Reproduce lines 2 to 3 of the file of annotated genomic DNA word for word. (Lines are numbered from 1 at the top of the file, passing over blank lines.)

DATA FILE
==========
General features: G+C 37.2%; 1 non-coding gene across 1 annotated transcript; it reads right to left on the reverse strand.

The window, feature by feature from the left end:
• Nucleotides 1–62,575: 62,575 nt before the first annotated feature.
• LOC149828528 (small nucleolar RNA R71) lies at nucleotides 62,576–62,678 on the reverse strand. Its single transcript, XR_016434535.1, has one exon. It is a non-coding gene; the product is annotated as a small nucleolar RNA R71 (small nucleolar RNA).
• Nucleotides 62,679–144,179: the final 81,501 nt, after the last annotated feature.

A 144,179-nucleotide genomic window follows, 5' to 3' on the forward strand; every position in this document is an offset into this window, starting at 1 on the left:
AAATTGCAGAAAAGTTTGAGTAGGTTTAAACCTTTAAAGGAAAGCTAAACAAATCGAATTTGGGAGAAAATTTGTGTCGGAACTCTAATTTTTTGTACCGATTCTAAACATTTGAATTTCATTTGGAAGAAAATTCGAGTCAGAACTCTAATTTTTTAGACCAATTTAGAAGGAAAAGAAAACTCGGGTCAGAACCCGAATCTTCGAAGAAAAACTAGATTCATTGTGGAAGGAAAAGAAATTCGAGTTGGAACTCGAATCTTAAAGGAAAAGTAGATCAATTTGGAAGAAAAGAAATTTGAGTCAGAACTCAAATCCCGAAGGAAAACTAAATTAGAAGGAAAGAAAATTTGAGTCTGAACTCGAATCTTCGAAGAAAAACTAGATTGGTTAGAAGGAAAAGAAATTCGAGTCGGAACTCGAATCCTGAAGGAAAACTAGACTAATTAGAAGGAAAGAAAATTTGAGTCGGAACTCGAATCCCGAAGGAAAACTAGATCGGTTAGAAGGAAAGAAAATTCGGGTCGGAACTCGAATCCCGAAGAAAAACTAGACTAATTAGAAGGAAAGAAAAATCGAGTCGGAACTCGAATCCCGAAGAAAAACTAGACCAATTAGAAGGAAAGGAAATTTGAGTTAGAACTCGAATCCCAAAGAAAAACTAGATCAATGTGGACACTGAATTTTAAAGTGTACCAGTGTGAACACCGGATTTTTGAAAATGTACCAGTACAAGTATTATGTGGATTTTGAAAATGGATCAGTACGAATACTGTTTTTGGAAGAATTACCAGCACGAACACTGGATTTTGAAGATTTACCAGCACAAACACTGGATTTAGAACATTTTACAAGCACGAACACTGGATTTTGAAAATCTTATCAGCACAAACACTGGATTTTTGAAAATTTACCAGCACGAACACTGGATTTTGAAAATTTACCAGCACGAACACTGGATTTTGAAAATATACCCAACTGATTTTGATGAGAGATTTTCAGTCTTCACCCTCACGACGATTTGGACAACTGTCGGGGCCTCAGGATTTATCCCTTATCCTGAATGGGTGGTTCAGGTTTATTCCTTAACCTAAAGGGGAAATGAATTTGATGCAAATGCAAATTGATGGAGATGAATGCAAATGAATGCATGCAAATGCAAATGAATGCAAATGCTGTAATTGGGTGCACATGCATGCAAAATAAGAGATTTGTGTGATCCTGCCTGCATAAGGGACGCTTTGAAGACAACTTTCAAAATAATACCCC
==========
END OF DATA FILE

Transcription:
The window, feature by feature from the left end:
• Nucleotides 1–62,575: 62,575 nt before the first annotated feature.